Fullers constructions are networks of triangles spread over a sphere, produced by great circles crossing over it. He calls these structures "geodesics". Fuller considered the geodesic dome as triangular faces projected onto a sphere by great circles running in three directions.
From another viewpoint, these are projections of different polyhedrons from a centre point onto a surrounding sphere, whereby the vertices of the polyhedrons actually lie on the spherical surface.
Fuller's Patent of 1954 presents a fundamental figure, a projection of the (truncated) icosahedron onto the circumscribing sphere. We thus always have 12 pentagons on the corners of the icosahedron, the remaining projected triangles can be subdivided into triangles, hexagons or rhombuses; the possible steps in this subdivision process are called "frequencies" by Fuller.
In order to generate geodesic domes, one can project any desirable Platonic or Archimedean polyhedron onto a sphere; these all are contained in the Metaeder.
Fuller developed his cartographic "Dymaxion Map", which - contrary to the standard Mercator projection - shows considerably fewer distorsions when projecting a sphere onto a flat surface. It represents a projection of the globe onto the circumscribed icosahedron or other polyhedrons.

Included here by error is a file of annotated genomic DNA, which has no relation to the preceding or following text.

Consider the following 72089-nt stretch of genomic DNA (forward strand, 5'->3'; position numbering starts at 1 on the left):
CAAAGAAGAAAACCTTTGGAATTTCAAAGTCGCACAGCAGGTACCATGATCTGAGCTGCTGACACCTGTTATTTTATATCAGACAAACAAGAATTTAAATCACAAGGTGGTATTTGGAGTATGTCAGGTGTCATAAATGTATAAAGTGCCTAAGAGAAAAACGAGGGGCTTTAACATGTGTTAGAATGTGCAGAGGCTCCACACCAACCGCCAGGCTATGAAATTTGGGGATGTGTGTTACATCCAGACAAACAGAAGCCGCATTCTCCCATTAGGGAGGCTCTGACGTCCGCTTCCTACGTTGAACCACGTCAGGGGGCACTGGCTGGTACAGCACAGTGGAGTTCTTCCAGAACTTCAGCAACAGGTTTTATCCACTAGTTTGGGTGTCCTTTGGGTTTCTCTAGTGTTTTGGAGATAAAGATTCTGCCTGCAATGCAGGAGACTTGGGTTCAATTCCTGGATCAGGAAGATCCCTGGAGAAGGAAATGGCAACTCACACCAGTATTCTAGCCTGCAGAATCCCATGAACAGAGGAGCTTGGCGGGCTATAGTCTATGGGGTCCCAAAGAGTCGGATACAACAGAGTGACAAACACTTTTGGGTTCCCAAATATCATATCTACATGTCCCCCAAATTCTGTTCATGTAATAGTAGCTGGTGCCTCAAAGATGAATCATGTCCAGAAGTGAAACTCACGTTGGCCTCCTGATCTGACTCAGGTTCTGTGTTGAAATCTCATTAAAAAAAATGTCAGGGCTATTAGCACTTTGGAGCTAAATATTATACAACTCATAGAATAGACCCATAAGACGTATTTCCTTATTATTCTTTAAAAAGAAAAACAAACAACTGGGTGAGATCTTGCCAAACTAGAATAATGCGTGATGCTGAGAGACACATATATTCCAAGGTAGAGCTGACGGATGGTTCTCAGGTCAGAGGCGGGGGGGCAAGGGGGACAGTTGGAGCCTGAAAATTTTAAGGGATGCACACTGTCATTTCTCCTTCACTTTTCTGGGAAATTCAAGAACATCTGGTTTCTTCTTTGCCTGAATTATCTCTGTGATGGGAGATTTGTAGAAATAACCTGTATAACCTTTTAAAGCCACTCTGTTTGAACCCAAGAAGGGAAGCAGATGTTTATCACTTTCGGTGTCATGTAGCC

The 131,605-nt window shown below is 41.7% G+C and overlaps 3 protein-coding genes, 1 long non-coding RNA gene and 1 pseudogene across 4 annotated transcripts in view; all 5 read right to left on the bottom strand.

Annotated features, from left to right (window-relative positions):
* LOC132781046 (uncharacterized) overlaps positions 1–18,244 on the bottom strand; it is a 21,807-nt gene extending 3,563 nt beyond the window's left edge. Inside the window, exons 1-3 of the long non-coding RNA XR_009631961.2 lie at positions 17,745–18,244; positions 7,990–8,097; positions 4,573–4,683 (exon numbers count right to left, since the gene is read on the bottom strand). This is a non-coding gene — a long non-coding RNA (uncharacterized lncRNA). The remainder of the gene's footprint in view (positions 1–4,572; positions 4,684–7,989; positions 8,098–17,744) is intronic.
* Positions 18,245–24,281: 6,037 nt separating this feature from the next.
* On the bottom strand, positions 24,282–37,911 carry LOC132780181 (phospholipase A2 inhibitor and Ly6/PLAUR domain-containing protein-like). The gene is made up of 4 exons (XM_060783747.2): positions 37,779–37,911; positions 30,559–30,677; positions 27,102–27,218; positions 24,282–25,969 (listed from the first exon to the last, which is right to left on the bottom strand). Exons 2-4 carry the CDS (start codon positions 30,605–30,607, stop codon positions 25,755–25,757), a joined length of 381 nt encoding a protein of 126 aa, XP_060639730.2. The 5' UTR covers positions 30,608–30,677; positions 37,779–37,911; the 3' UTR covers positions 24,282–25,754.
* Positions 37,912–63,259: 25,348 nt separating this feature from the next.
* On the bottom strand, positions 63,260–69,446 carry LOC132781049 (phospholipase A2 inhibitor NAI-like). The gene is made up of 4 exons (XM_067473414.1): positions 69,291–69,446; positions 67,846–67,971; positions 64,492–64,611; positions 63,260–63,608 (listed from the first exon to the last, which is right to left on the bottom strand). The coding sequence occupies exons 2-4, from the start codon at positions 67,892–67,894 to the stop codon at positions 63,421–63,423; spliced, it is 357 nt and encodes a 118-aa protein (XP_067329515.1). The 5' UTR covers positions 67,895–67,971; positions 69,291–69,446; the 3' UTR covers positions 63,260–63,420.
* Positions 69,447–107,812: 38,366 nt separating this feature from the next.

Snelson, Fuller and his adherents found the principle of "tensegrity", static constructions using discontinuous compression members and continuous tension members, building a series of figurations and domes on the basis of the polyhedrons.
In 1985, chemists discovered a new modification of the carbon molecule called the fullerene, in addition to the diamond and graphite forms of carbon already known before. In its configuration, the diamond is an arrangement of tetrahedral umbles, and graphite consists of hexagonal rings; that of the C60 Buckminster fullerene, i.e. the fullerene having the greatest symmetry, unites 60 carbon atoms to to form a nearly spherical molecule in the form of a truncated icosahedron (one of the Archimedean solids) or, that of a football.
"Researchers have been studying the class of molecules called fullerenes for over 15 years. Now, scientists at the University of Freiburg (in Germany) have succeeded in producing the smallest possible fullerene. It consists of only twenty carbon atoms arranged in the order of twelve pentagons and thus forming the geometric body of a dodecahedron." (Frankfurter Allgemeine Zeitung)